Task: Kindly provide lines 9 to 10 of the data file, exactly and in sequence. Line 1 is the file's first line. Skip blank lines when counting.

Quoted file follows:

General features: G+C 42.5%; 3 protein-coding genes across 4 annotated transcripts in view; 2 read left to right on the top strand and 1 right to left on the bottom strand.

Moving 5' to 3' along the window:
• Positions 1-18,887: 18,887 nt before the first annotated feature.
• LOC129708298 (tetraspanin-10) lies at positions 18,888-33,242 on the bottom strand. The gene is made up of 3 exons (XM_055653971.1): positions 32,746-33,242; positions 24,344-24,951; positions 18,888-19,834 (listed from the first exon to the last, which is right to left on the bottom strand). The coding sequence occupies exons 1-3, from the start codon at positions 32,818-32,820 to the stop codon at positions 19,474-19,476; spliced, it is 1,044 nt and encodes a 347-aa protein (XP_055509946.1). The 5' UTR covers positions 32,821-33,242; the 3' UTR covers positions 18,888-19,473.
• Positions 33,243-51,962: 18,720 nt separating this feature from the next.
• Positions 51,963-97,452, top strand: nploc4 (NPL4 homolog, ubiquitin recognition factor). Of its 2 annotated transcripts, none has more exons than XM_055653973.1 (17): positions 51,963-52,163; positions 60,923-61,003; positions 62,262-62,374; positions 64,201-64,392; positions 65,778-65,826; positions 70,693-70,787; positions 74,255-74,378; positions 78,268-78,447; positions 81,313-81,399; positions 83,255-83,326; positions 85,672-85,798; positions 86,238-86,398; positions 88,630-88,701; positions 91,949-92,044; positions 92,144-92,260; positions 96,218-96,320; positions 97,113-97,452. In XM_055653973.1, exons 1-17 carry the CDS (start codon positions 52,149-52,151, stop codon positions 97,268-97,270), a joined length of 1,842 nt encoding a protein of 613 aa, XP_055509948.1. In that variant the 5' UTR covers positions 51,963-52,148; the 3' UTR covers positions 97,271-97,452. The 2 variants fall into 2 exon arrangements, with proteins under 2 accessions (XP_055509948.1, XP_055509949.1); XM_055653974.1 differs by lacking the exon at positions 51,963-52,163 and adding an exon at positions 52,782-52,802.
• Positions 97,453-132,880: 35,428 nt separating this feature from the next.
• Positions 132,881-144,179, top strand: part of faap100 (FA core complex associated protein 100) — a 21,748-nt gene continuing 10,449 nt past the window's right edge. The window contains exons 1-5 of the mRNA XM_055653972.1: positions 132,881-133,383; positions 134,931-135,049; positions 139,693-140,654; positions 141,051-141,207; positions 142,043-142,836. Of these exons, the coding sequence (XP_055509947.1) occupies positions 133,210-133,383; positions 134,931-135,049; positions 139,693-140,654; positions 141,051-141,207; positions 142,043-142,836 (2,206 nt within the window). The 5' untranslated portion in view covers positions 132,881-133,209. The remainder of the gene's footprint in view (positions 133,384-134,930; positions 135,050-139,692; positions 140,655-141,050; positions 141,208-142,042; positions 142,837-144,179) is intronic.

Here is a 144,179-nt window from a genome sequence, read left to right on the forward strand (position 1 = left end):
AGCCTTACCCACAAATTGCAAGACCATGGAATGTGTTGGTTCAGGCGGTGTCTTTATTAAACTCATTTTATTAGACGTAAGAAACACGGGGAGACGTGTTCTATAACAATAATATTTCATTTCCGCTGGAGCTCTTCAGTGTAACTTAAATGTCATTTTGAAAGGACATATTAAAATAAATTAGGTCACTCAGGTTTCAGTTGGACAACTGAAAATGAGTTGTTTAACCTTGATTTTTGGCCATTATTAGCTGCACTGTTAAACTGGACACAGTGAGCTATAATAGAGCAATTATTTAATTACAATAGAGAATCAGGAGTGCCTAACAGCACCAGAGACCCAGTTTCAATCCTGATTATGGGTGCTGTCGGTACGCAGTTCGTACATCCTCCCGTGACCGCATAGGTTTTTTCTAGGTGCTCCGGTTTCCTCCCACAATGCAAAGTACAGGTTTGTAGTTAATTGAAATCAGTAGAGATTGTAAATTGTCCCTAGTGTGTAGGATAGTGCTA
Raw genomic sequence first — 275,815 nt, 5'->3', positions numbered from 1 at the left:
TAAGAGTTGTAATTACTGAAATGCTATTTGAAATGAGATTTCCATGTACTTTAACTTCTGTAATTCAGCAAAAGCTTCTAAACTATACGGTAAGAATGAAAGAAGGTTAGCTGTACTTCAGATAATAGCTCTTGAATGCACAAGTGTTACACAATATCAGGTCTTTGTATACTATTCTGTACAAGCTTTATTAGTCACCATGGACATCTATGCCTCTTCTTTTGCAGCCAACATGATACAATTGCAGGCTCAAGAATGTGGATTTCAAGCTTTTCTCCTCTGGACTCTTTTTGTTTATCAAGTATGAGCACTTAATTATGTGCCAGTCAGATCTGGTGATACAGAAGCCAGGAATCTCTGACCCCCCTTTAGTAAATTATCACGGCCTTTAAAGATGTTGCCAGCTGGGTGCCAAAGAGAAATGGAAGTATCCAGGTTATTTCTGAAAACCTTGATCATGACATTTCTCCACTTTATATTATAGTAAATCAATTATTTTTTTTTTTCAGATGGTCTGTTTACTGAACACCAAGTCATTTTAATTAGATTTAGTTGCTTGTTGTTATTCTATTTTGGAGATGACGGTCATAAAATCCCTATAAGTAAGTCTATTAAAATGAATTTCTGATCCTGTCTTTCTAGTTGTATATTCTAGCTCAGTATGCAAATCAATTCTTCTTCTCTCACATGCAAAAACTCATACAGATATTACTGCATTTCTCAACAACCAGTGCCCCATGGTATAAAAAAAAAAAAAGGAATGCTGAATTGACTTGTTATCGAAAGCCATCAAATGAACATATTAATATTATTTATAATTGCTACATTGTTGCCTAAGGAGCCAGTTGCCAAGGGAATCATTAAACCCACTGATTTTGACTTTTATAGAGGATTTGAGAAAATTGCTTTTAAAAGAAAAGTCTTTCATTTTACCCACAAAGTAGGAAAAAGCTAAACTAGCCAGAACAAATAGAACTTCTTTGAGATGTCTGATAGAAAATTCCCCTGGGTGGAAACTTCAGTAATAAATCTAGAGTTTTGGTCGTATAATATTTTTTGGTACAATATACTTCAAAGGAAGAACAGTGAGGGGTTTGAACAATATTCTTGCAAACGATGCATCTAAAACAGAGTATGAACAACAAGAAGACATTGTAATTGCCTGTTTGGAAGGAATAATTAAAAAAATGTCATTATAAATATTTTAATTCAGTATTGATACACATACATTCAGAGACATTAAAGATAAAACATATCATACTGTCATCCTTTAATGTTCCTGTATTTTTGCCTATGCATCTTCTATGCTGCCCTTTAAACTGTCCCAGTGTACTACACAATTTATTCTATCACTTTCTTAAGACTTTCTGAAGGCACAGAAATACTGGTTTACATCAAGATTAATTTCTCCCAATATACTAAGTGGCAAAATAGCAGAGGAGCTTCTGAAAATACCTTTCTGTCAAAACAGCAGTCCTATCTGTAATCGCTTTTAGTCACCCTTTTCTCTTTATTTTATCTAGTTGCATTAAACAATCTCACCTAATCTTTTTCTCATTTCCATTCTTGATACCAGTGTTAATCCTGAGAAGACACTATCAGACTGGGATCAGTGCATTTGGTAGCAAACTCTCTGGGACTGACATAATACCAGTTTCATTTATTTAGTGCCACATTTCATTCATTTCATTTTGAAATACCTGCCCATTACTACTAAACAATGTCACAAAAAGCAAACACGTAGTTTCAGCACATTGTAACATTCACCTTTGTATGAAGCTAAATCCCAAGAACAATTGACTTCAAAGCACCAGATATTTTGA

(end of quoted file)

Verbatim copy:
Here is a 144,179-nt window from a genome sequence, read left to right on the forward strand (position 1 = left end):
AGCCTTACCCACAAATTGCAAGACCATGGAATGTGTTGGTTCAGGCGGTGTCTTTATTAAACTCATTTTATTAGACGTAAGAAACACGGGGAGACGTGTTCTATAACAATAATATTTCATTTCCGCTGGAGCTCTTCAGTGTAACTTAAATGTCATTTTGAAAGGACATATTAAAATAAATTAGGTCACTCAGGTTTCAGTTGGACAACTGAAAATGAGTTGTTTAACCTTGATTTTTGGCCATTATTAGCTGCACTGTTAAACTGGACACAGTGAGCTATAATAGAGCAATTATTTAATTACAATAGAGAATCAGGAGTGCCTAACAGCACCAGAGACCCAGTTTCAATCCTGATTATGGGTGCTGTCGGTACGCAGTTCGTACATCCTCCCGTGACCGCATAGGTTTTTTCTAGGTGCTCCGGTTTCCTCCCACAATGCAAAGTACAGGTTTGTAGTTAATTGAAATCAGTAGAGATTGTAAATTGTCCCTAGTGTGTAGGATAGTGCTA